Much of the collection comes from the U.S. Department of Agriculture which started a parasite repository back in 1982. The USDA handed that collection over to the Smithsonian last year.
Phillips estimates there could be as many as 30 to 40 million parasites on the shelves behind her.
“The good news is that they [the parasites] are small so we can fit the entire wet collection in here,” she says. By “wet collection” she means the samples preserved in fluids as opposed to ones preserved on slides.
“There’s a constant flow of international visitors to the collection,” Phillips adds.
They have examples of human tapeworms that can grow to be 40 feet long. “Our literal specimen is probably not that long,” Phillips says. “They tend to break up” when extracted from someone’s gut.
Phillips concedes that the national parasite collection is an odd grouping of creatures. “Parasites are defined as a lifestyle,” she says. So while a lot of the specimens are worms, many are not. There are jars with ticks, beetles and other insects.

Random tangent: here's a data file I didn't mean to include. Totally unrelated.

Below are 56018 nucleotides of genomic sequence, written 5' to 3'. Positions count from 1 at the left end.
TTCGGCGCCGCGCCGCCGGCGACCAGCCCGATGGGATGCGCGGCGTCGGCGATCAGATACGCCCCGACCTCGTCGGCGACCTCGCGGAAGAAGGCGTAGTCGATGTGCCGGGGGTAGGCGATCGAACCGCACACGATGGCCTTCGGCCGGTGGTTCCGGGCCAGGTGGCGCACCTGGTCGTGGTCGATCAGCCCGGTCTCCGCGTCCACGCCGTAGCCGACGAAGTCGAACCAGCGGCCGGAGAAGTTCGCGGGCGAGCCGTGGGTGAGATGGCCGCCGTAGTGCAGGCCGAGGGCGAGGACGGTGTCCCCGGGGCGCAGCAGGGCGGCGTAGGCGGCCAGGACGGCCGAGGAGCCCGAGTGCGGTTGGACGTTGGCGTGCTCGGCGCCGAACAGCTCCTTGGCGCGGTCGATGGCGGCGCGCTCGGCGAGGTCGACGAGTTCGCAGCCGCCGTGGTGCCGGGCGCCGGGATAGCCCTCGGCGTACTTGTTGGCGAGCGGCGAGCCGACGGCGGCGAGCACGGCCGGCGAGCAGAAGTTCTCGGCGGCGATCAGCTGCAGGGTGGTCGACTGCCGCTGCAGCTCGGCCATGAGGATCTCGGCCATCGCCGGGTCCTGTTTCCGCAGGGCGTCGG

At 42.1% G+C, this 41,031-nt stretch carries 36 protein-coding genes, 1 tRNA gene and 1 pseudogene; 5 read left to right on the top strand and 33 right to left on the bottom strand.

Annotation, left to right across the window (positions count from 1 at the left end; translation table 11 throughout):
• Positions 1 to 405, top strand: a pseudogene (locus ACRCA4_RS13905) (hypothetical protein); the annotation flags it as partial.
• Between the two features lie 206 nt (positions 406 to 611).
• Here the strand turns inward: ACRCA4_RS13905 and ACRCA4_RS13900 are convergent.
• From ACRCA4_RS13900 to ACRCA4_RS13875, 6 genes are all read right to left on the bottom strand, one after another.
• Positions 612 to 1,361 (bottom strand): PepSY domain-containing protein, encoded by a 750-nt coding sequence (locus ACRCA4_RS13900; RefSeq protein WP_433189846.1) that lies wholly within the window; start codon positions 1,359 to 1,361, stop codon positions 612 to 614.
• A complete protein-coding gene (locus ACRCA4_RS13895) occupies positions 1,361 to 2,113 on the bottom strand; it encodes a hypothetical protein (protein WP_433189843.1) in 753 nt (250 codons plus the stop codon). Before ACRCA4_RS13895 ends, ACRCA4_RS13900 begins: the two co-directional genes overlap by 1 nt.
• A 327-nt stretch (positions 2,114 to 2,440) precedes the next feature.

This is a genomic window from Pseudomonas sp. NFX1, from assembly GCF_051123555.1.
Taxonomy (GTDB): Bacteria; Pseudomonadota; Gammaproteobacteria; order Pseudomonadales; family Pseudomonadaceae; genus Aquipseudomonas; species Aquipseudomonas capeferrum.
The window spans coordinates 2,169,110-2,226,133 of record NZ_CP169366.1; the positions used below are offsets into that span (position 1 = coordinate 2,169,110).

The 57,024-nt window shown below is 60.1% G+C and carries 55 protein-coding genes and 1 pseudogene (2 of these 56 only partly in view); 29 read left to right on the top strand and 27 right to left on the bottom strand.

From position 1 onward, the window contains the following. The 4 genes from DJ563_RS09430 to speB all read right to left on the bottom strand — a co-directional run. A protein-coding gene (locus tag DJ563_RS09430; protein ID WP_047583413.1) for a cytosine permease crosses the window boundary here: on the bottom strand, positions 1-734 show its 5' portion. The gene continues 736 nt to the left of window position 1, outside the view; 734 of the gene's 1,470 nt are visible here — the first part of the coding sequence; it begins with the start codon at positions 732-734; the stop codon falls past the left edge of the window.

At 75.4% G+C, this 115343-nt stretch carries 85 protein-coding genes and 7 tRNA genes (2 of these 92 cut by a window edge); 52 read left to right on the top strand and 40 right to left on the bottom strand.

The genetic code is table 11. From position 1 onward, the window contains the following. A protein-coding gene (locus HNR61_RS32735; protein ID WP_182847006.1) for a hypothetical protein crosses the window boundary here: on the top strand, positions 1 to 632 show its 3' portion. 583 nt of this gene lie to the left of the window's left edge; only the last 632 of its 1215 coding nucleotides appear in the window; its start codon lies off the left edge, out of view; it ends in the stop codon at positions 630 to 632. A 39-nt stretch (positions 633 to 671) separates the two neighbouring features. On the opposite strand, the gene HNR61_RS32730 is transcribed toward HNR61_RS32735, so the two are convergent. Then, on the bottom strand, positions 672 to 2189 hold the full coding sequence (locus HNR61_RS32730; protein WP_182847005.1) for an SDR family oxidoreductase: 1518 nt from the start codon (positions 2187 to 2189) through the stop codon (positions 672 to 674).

This collection isn’t open to the public the way the Smithsonian’s museums are on the National Mall, but the Museum of Natural History makes this collection available to researchers. “There’s a constant flow of international visitors,” Phillips says. A lot of them come to compare worm samples they’ve just collected in the field against specimens in the archive, she says.
Researchers can see how, say, flatworms have changed in the course of 200 years.
Overall, the collection is a reminder of the long-standing relationship between humans and parasitic worms, who are one of the scourges of the developing world and take a toll in the U.S. as well.
But it’s also a tribute to the fact that humans are really intrigued by these long, legless non-snakes.
As I’m getting ready to leave, I pick up a bottle that looks older than the ones around it. The handwriting on the label is small and crisp and appears to be from another era. It’s the zebra roundworm.
A fleshy roundworm pokes out of a chunk of meat in the bottom of the thick glass bottle. It’s from the zebra that never made it to the big top.
“You found it!” Phillips shouts with the with the enthusiasm of someone who clearly finds worms more fascinating than gross. “This is it!”